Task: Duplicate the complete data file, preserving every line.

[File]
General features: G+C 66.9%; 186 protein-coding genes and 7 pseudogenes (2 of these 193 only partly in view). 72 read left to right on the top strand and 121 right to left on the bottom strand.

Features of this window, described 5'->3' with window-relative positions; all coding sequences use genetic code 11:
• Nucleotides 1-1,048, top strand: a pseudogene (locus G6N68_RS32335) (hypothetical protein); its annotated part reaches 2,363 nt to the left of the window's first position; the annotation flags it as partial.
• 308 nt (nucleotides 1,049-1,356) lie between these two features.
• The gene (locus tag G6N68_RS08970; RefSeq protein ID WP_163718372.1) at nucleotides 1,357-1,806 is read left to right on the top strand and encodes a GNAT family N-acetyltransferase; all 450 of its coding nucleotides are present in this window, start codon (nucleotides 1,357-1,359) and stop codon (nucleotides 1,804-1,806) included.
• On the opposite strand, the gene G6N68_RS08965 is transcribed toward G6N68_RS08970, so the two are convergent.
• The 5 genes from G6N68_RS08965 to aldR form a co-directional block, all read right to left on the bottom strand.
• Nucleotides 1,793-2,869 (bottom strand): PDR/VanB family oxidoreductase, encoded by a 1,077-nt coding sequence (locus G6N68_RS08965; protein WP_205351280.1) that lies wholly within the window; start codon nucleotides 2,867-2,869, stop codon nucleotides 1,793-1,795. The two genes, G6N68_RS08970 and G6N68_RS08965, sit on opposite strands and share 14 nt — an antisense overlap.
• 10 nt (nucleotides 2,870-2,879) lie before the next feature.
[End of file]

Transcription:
General features: G+C 66.9%; 186 protein-coding genes and 7 pseudogenes (2 of these 193 only partly in view). 72 read left to right on the top strand and 121 right to left on the bottom strand.

Features of this window, described 5'->3' with window-relative positions; all coding sequences use genetic code 11:
• Nucleotides 1-1,048, top strand: a pseudogene (locus G6N68_RS32335) (hypothetical protein); its annotated part reaches 2,363 nt to the left of the window's first position; the annotation flags it as partial.
• 308 nt (nucleotides 1,049-1,356) lie between these two features.
• The gene (locus tag G6N68_RS08970; RefSeq protein ID WP_163718372.1) at nucleotides 1,357-1,806 is read left to right on the top strand and encodes a GNAT family N-acetyltransferase; all 450 of its coding nucleotides are present in this window, start codon (nucleotides 1,357-1,359) and stop codon (nucleotides 1,804-1,806) included.
• On the opposite strand, the gene G6N68_RS08965 is transcribed toward G6N68_RS08970, so the two are convergent.
• The 5 genes from G6N68_RS08965 to aldR form a co-directional block, all read right to left on the bottom strand.
• Nucleotides 1,793-2,869 (bottom strand): PDR/VanB family oxidoreductase, encoded by a 1,077-nt coding sequence (locus G6N68_RS08965; protein WP_205351280.1) that lies wholly within the window; start codon nucleotides 2,867-2,869, stop codon nucleotides 1,793-1,795. The two genes, G6N68_RS08970 and G6N68_RS08965, sit on opposite strands and share 14 nt — an antisense overlap.
• 10 nt (nucleotides 2,870-2,879) lie before the next feature.